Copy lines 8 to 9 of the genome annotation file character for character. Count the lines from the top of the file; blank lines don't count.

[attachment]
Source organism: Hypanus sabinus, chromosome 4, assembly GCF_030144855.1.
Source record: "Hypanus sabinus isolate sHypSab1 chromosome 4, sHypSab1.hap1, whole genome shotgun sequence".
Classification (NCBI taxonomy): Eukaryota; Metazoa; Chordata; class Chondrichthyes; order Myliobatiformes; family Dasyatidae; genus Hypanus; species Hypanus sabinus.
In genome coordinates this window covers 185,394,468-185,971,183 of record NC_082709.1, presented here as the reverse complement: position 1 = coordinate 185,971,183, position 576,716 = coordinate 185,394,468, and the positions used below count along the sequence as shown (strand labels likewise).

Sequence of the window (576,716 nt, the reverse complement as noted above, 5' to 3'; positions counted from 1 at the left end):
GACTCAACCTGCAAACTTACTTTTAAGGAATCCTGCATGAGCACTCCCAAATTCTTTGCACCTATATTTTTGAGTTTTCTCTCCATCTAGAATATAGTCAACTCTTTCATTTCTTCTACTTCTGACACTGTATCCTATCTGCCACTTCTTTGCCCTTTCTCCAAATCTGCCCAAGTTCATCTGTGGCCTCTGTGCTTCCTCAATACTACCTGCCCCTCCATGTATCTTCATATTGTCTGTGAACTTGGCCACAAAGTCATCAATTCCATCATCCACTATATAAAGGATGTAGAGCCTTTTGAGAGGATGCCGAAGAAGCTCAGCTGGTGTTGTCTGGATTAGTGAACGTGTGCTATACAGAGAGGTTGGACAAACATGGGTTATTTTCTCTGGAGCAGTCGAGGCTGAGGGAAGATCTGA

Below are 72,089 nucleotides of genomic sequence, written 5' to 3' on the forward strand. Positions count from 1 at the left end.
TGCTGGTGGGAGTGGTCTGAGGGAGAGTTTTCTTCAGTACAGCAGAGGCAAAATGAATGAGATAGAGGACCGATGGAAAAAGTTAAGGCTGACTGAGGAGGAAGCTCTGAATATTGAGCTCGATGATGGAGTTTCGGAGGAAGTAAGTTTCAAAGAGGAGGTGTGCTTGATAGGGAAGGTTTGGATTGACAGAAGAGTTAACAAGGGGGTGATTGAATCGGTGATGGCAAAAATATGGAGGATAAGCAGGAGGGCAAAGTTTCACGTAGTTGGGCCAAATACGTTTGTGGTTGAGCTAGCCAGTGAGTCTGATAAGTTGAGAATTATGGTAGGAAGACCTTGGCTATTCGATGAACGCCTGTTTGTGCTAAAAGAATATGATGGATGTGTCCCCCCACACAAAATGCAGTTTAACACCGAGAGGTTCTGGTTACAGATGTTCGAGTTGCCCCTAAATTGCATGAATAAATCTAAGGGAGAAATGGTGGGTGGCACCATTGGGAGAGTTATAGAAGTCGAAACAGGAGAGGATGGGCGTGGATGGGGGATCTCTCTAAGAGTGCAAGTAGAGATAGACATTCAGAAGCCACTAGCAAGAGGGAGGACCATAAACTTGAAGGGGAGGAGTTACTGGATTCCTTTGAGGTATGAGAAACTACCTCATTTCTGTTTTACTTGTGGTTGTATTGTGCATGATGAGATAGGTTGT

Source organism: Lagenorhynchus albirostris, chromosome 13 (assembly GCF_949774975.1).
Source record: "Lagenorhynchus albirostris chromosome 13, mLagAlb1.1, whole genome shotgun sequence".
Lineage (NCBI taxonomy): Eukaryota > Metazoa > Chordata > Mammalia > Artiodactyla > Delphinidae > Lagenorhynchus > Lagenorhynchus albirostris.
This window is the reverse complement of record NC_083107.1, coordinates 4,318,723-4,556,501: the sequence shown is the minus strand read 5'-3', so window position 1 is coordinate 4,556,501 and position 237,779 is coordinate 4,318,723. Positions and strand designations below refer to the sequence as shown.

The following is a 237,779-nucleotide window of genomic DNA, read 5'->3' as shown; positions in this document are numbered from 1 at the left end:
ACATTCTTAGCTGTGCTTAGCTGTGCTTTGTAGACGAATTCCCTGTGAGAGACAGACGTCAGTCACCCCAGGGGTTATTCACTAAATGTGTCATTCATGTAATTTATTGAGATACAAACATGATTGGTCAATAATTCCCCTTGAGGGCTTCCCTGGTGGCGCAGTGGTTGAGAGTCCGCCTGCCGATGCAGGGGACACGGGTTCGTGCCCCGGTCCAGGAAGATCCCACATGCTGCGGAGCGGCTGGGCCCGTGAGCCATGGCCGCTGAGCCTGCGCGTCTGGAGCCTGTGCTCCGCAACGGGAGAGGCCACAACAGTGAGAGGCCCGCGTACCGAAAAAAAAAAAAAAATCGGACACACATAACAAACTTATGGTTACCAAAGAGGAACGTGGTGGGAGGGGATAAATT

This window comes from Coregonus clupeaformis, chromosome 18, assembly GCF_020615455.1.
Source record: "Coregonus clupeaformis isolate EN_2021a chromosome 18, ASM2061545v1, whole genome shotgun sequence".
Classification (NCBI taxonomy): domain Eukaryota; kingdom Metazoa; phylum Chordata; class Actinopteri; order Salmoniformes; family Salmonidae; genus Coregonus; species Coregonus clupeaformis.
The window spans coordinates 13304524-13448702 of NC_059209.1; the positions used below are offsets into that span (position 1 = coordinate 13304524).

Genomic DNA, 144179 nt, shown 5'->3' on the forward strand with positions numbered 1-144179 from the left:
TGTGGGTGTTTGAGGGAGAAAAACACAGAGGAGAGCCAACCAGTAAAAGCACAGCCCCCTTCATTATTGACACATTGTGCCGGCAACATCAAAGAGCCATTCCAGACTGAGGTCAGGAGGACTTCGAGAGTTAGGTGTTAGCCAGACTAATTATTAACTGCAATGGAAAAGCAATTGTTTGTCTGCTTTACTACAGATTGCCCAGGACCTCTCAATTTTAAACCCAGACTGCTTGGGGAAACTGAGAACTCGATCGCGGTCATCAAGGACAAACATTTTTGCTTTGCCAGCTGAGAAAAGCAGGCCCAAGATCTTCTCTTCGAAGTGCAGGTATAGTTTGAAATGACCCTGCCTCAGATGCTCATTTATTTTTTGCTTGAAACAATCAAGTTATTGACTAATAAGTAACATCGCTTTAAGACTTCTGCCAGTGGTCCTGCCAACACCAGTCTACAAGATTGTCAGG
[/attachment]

TGCTGGTGGGAGTGGTCTGAGGGAGAGTTTTCTTCAGTACAGCAGAGGCAAAATGAATGAGATAGAGGACCGATGGAAAAAGTTAAGGCTGACTGAGGAGGAAGCTCTGAATATTGAGCTCGATGATGGAGTTTCGGAGGAAGTAAGTTTCAAAGAGGAGGTGTGCTTGATAGGGAAGGTTTGGATTGACAGAAGAGTTAACAAGGGGGTGATTGAATCGGTGATGGCAAAAATATGGAGGATAAGCAGGAGGGCAAAGTTTCACGTAGTTGGGCCAAATACGTTTGTGGTTGAGCTAGCCAGTGAGTCTGATAAGTTGAGAATTATGGTAGGAAGACCTTGGCTATTCGATGAACGCCTGTTTGTGCTAAAAGAATATGATGGATGTGTCCCCCCACACAAAATGCAGTTTAACACCGAGAGGTTCTGGTTACAGATGTTCGAGTTGCCCCTAAATTGCATGAATAAATCTAAGGGAGAAATGGTGGGTGGCACCATTGGGAGAGTTATAGAAGTCGAAACAGGAGAGGATGGGCGTGGATGGGGGATCTCTCTAAGAGTGCAAGTAGAGATAGACATTCAGAAGCCACTAGCAAGAGGGAGGACCATAAACTTGAAGGGGAGGAGTTACTGGATTCCTTTGAGGTATGAGAAACTACCTCATTTCTGTTTTACTTGTGGTTGTATTGTGCATGATGAGATAGGTTGT

Source organism: Lagenorhynchus albirostris, chromosome 13 (assembly GCF_949774975.1).